Poor Journalists, Dead Journalists
Precarious Working Conditions in a Thriving Industry
The Mexican media industry grows almost four times as fast as the country’s whole economy (8,6% compared to 2,5%). However, the contrast of this thriving sector and the precarious working conditions of media workers could not be more blatant. The gap between what the mostly super-rich media owners and mostly poor journalists perceive and live through is immense: the former are multi-millionaires and serve as complices of the political elite, while the latter dedicate their lives to the media, most literally, remain poor and have to fight for better life and working conditions to not become the next victims.
At the end of 2017, Reports Without Borders issued its annual report on aggressions against journalists and concluded that with 11 journalists murdered in 2017 Mexico is the most lethal country for reporters except for war-torn Syria and leaving even countries with extreme security problems, such as Afghanistan, Iraq and the Philippines behind.
According to a report published by the Mexican branch of the international organization Article 19 one year before, in 2016, almost 50 percent of the aggressions against media workers come from public officials, mainly from members of the army and the federal police. In case of homicides, forced disappearances, tortures and threats, it is very unlikely that investigations against government officials will take place in Mexico, and even less probable they would be prosecuted and receive a court sentence punishing the perpetrator and indemnifying the victims.
One of the recent crimes that strongly affected the Mexican journalist’s community and the society at large, was the murder of the award-winning reporter and editor Javier Valdez in broad daylight . He was considered as one of the best experts in organized crime and the security crisis, which the country is living through since the war declared on drugs in 2006. After that homicide in May 2017, hundreds of reporters initiated a debate on how it is possible to improve their personal security when investigating topics important for the Mexican society. Among the conclusions from several working groups was to demand better working conditions from the media owners.
While analyzing the 42 media outlets selected by MOM Mexico, one thing emerged constantly: most of the owners are described as billionaires, magnates, powerful, influential. Their real wealth is mostly not known to the public, since it is mostly hidden in tax heavens or suspicious trust funds. Their names however, keep appearing in business magazines that follow the trails of the richest Mexicans.
On the Forbes’ annual list of wealthiest Mexicans in 2018, three owners or shareholders from the most influential media in the country range within the top 16: Carlos Slim Helú (UnoTV), Ricardo Salinas Pliego (TV Azteca) and Emilio Azcárraga Jean (Televisa).
Despite their wealth, the media owners in Mexico pay precarious salaries: in 2013, the blog Journalism in the Americas of the Knight Center from the University of Texas, found that journalism is one of the five worst paid jobs in Mexico with an average salary of approximately 7,973 pesos or 610 dollars per month. This salary has been decreasing in the last years: in March 2018, the human resources platform Indeed placed the average salary of a Mexican reporter at 4,560 pesos or 245 dollars per month, according to 835 job offerings reviewed. The average salary for a mexican worker with university education is officially estimated at 11,000 pesos or 615 dollars per month.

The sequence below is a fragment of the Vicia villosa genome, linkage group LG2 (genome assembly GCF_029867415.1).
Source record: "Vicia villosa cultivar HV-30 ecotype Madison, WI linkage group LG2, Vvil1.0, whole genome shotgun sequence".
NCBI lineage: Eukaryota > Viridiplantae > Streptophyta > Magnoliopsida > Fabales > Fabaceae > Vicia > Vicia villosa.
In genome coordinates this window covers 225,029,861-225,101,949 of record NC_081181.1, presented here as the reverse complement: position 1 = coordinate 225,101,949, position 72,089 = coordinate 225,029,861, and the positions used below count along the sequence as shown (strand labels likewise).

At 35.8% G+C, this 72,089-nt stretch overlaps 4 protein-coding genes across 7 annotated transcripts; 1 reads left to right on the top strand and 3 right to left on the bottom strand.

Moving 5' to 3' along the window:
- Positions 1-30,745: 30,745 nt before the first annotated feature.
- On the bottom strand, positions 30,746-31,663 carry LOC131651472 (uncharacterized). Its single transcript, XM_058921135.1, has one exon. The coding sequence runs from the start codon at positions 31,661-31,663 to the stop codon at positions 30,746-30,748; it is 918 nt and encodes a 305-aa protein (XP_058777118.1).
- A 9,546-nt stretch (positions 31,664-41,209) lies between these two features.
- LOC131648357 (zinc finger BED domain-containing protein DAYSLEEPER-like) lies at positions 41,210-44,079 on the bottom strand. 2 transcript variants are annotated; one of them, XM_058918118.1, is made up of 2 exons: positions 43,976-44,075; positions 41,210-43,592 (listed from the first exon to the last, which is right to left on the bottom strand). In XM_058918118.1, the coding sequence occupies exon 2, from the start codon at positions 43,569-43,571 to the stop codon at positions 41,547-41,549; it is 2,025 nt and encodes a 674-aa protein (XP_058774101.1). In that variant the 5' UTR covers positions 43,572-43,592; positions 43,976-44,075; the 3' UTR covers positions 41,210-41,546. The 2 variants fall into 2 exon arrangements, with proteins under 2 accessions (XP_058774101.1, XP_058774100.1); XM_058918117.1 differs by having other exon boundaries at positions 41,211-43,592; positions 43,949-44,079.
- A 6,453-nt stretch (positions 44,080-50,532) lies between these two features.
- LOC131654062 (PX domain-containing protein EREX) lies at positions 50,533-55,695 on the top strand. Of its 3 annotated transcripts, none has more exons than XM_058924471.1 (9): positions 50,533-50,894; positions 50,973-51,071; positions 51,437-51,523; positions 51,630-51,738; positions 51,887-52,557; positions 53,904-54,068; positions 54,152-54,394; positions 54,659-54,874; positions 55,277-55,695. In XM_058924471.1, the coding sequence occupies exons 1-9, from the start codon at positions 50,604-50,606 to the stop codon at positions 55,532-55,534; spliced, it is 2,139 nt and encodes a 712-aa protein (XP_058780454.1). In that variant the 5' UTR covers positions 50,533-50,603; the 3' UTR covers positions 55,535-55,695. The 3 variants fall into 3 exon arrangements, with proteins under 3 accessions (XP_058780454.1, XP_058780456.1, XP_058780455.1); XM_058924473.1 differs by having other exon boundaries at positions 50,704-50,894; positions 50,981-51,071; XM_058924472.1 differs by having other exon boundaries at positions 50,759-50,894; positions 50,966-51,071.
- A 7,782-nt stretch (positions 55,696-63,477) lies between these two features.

Among the most extreme cases is that a reporter from El Sol de Tlaxcala, a media outlet analyzed in this study and owned by one of the most important media groups (Organización Editorial Mexicana), said he was earning 5,000 pesos per month. Another reporter, which works in Tamaulipas, one of the most violent states in the country where self-censorship is a widely used means to survive the drug cartels, assured that his average pay is 500 pesos or 27 dollars for each text he contributes to two of the highest acclaimed online news-sites analyzed in this study.
With such a low salary, most of the journalists are forced into insecure working conditions: in many cases they must work on their investigations while using public transport in dangerous areas, without medical or life insurance and without adequate equipment: not even cell phones with GPS or camera.
In the most extreme cases, the Mexican reporters must look for other jobs to complement their precarious salaries: from cab drivers to working as surveillance for the drug cartels, which increases the danger of them becoming victims.
The last numbers published by journalist advocacy organizations indicate that in Mexico one reporter is being attacked every 26 hours. And the vulnerability of the journalists is increasing: this six-year term is more lethal than the previous one, and the previous one was more lethal than the one before. As a result, many state universities such as the Popular Autonomous University of the State of Puebla and the University of Morelia, State of Michoacán, do not offer journalism degrees anymore because of low inscription rates motivated by the low salaries and the high risk of this occupation.